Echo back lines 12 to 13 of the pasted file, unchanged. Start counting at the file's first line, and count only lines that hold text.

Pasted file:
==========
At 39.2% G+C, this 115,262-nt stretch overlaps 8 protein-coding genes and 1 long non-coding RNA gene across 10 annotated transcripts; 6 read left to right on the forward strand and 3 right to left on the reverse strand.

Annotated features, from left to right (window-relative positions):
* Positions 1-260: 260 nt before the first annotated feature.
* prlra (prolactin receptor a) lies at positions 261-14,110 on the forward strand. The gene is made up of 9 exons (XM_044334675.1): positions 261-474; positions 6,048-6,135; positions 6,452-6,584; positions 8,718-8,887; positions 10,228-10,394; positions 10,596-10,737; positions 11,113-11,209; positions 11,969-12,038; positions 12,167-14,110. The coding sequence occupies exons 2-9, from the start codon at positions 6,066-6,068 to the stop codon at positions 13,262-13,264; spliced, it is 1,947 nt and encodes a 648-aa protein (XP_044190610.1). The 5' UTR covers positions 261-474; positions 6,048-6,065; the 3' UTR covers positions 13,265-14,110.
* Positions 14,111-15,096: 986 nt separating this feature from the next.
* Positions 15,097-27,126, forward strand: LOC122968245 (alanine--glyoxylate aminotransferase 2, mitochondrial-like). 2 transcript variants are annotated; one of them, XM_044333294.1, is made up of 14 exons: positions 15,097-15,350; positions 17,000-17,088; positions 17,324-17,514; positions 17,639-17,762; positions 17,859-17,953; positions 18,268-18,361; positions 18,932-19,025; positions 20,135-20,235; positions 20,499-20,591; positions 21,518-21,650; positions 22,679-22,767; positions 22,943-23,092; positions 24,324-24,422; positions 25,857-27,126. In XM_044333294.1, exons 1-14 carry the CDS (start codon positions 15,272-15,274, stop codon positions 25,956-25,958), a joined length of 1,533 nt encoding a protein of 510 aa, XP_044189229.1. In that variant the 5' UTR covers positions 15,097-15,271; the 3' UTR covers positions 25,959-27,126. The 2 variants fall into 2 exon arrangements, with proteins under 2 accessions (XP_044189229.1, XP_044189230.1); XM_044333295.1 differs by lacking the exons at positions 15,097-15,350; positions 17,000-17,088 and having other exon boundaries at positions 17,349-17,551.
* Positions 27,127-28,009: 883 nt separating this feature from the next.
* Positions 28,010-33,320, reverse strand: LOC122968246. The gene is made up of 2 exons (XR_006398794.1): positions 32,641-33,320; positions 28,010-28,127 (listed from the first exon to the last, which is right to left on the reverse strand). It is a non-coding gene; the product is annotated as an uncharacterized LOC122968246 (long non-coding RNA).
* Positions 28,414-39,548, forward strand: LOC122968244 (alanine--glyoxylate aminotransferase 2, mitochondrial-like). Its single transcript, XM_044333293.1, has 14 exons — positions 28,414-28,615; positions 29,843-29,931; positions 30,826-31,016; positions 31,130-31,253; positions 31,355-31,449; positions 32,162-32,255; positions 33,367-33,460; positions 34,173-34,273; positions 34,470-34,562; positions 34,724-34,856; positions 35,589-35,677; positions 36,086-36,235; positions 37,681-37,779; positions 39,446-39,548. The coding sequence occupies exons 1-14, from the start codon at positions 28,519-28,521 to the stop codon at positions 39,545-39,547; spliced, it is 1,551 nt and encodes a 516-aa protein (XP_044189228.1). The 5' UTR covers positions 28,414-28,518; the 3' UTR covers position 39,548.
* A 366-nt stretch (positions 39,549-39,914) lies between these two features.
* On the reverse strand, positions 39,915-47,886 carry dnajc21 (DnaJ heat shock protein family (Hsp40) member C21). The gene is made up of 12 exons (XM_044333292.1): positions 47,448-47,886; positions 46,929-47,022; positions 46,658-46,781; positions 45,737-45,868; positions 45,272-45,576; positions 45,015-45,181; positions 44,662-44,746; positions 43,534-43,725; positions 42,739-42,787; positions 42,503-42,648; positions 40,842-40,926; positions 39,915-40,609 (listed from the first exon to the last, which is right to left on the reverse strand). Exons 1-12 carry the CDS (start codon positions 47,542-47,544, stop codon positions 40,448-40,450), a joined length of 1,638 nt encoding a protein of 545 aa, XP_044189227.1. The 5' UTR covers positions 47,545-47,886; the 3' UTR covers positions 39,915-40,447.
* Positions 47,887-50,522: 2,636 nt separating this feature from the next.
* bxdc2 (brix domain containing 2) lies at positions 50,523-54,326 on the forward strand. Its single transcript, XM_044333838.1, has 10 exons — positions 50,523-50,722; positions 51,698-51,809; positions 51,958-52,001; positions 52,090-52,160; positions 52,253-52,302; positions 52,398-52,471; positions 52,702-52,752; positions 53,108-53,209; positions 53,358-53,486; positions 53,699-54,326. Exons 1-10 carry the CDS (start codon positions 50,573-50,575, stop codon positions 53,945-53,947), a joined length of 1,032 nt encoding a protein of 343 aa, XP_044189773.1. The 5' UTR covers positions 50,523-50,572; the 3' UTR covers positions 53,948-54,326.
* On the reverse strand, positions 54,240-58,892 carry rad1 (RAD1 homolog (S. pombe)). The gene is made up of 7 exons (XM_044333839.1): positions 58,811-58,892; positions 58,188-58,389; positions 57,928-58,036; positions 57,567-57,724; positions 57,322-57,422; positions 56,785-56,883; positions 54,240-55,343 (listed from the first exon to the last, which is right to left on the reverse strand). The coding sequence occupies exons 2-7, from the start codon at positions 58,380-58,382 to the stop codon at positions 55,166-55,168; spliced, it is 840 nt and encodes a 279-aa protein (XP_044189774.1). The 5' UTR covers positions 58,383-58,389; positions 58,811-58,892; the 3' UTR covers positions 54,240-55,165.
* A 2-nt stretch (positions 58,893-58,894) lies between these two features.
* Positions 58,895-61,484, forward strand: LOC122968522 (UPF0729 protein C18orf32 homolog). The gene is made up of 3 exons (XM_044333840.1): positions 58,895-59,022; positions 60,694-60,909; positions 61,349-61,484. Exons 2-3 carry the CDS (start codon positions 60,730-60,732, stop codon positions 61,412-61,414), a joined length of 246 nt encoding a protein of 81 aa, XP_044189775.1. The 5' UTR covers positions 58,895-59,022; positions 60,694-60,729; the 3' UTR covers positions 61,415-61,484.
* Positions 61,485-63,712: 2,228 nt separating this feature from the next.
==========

* Positions 47,887-50,522: 2,636 nt separating this feature from the next.
* bxdc2 (brix domain containing 2) lies at positions 50,523-54,326 on the forward strand. Its single transcript, XM_044333838.1, has 10 exons — positions 50,523-50,722; positions 51,698-51,809; positions 51,958-52,001; positions 52,090-52,160; positions 52,253-52,302; positions 52,398-52,471; positions 52,702-52,752; positions 53,108-53,209; positions 53,358-53,486; positions 53,699-54,326. Exons 1-10 carry the CDS (start codon positions 50,573-50,575, stop codon positions 53,945-53,947), a joined length of 1,032 nt encoding a protein of 343 aa, XP_044189773.1. The 5' UTR covers positions 50,523-50,572; the 3' UTR covers positions 53,948-54,326.